Coliseum Cuts Rave Concerts

A joint state, county and city commission that oversees the Los Angeles Memorial Coliseum has temporarily banned contracts with rave organizers following the suspected drug overdose death of a 15-year-old girl who attended the June 25-26 Electric Daisy Carnival.

“The general public deserves to be assured that when the Coliseum’s tenants stage an event, the health and safety of the promoter’s patrons are protected,” County Supervisor Zev Yaroslavsky wrote in a letter, according to the Los Angeles Times. “Clearly, there was a breakdown at the Electric Daisy Carnival to put the public at risk.”

The girl was reportedly in respiratory arrest and non-responsive when an ambulance took her to the emergency room. She died June 29.

Festival organizer Insomniac Inc. called the death a “tragic circumstance.”

“Our hearts and prayers go out to her family and friends at this difficult time,” the promoter said in a statement. “We are currently reviewing the entire event and planning process with our security team, law enforcement and the city officials who participated in organizing and planning Electric Daisy Carnival.”

The weekend festival drew roughly 185,000 people and featured performances by artists including Moby and and carnival rides. More than 100 concertgoers were taken to local hospitals, authorities said, mostly for drug intoxication.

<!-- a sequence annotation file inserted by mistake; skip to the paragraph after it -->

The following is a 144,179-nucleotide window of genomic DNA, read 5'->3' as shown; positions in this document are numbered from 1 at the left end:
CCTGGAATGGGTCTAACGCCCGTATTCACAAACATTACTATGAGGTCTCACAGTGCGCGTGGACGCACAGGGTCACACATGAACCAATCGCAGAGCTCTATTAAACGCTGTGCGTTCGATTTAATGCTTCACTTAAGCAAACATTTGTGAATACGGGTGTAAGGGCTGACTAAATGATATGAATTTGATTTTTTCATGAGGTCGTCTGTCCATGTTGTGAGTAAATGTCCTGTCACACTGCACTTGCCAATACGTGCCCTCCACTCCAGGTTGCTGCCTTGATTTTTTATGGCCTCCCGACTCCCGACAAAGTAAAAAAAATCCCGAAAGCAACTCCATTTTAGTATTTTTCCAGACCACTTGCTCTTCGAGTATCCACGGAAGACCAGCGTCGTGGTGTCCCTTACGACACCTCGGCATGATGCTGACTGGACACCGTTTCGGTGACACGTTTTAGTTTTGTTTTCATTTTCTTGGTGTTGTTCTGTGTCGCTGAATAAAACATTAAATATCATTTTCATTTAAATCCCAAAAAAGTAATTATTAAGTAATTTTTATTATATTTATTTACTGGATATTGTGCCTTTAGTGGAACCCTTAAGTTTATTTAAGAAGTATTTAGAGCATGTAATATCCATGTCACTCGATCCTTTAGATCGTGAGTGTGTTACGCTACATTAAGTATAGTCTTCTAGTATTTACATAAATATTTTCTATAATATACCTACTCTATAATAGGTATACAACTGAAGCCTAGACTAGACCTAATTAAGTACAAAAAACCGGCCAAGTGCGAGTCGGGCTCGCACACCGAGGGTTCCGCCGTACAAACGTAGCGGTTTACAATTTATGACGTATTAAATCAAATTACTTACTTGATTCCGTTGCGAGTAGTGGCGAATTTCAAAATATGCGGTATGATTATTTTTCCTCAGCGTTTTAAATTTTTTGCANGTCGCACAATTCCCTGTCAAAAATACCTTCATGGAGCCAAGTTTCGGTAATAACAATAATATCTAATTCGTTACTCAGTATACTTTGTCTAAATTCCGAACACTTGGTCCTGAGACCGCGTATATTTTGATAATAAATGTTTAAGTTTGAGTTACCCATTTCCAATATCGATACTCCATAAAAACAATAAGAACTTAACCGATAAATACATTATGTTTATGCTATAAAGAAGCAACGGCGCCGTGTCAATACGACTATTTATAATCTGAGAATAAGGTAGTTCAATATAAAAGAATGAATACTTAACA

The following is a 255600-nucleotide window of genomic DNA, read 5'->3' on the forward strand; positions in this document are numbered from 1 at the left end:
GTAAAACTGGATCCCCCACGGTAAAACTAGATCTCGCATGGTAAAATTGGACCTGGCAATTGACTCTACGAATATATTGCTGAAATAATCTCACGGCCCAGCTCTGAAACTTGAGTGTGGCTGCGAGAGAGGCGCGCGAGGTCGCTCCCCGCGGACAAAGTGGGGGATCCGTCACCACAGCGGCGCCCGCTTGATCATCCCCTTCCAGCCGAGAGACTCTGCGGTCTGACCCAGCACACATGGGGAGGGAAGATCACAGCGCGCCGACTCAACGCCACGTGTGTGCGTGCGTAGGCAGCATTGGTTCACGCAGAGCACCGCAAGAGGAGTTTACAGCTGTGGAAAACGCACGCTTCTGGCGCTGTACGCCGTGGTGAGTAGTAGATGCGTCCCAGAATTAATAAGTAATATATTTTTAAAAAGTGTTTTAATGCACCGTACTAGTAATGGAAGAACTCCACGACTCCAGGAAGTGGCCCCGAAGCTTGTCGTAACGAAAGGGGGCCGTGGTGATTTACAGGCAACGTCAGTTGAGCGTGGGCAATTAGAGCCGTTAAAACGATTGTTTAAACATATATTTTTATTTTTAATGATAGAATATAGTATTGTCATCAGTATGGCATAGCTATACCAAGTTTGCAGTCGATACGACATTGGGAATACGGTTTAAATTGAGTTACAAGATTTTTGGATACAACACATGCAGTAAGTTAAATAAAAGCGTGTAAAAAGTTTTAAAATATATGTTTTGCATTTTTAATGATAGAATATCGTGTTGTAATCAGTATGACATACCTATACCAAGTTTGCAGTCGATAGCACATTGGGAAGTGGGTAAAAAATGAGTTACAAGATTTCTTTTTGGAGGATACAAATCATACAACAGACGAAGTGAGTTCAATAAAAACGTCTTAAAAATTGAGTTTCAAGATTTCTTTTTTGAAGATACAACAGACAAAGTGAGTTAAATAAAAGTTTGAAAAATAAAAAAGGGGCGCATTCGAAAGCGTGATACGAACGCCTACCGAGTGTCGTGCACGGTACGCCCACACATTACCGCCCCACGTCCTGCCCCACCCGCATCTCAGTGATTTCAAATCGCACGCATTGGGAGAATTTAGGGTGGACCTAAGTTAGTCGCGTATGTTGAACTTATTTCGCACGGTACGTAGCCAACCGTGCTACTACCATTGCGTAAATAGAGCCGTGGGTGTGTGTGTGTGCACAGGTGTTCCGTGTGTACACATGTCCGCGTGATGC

Deputy Police Chief Pat Gannon told the Times 40 undercover officers worked the concert, but added, “if I had 1,000 I would have made 1,000 arrests it was so packed with drugs.”

County district attorney’s office officials have filed 34 felony drug charges, the paper said, and 25 additional cases alleging possession with intent to sell are reportedly pending in the city attorney’s office.

The Electric Daisy drug issues echoed those at a May 29 electronic music concert at the Cow Palace near San Francisco, where two concertgoers died of suspected overdoses following a Memorial Day weekend festival.

Dr. Brian Johnston, ER medical director at White Memorial Medical Center, told the Times the event was “basically a government-encouraged drug fest. That’s the wrong message.

“It’s putting people at risk, unnecessarily,” he said. “It’s putting people’s health at risk.”

It appears the Center for Disease Control agrees. The organization recently issued a report that questioned the hosting of raves at publicly owned venues in the wake of the deaths at the Cow Palace and Los Angeles Sports Arena.